4 out of 5 stars
Ever since Wainwright popularised the Coast to Coast in his book it has become one of the countries favourite walks with thousands of people taking a couple of weeks to walk it every year. There have even been some mad souls who have run it, completing it in under two days! Hugh Thomson though is doing things differently and undertaking the route with a mule called Jethro. Mules are not that common these days, but they were regularly used as pack animals until the middle ages and then stopped being used for one reason or another.
Having got a mule with him, he is not going to be able to use the footpaths recommended in the guide book, however, he is going to be following the old drovers roads that are slowing fading from the landscape from lack of use. This not about the journey either, rather this is his way of meeting the people that live along the route and taking the time to contemplate life a little and think. Jethro is a conversation starter as well as being a silent companion, and he has it the easiest too. Rather than being saddled with loads that his medieval forebears would have been expected to carry, he is very lightly loaded. He is also accompanied by the Irish writer, Jasper Winn, who you’d normally fine in a boat. It does make a slight mockery of the title of the book, but Winn adds far more depth to the walk as they set the world to rights across the spine of England.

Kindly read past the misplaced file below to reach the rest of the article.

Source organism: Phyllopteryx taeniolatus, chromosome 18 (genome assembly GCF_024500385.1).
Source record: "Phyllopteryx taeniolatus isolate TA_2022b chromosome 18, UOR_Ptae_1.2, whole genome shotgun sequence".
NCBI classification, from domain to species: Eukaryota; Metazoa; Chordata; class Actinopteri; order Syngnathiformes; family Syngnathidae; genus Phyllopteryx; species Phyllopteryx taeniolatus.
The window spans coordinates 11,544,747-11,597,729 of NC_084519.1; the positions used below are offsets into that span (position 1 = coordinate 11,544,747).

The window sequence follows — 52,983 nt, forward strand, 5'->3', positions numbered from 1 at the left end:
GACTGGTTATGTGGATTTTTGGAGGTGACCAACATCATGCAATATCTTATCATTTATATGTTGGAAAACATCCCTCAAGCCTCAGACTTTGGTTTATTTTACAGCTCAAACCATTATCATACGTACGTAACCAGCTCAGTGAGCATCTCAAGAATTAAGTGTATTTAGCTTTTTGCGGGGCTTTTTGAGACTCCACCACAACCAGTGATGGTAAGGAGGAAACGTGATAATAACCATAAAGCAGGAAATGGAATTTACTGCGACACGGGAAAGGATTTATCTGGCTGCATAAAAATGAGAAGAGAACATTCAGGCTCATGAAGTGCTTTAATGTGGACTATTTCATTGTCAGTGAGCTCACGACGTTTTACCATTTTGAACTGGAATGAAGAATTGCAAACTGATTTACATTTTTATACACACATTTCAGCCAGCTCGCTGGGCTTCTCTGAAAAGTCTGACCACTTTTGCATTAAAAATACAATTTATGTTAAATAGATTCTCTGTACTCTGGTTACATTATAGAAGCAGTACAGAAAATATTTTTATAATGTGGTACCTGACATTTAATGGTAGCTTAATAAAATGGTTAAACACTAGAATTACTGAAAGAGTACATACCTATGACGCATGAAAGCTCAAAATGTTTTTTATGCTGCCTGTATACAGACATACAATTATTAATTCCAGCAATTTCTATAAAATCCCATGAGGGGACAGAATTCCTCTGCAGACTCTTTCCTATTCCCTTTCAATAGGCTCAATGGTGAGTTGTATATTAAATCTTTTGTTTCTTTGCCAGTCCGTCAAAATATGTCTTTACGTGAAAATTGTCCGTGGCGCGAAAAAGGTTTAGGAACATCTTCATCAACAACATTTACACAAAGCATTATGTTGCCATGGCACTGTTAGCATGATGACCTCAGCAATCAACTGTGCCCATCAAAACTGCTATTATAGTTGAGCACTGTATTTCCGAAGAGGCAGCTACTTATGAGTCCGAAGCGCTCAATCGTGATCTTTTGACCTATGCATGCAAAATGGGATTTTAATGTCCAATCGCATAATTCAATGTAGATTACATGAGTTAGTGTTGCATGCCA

It had parallels to Spanish Steps, where Tim Moore walks across Spain with a donkey. Not as funny as that book, but I thought that this was a really enjoyable meander across the bridleways of north England very loosely following the coast to coast path. I liked that fact that he wasn’t trying to add deeper meaning to this walk, rather doing it because he could and because he wanted too. The conversations with the people that he meets, from other authors to old school friends he hasn’t seen for half a lifetime, add depth to the book and he little sojourns to see particular things of interest highlight how much history is layered on this landscape. Both authors were frustrated that Jethro’s social media page had more likes then either of theirs which did make me chuckle.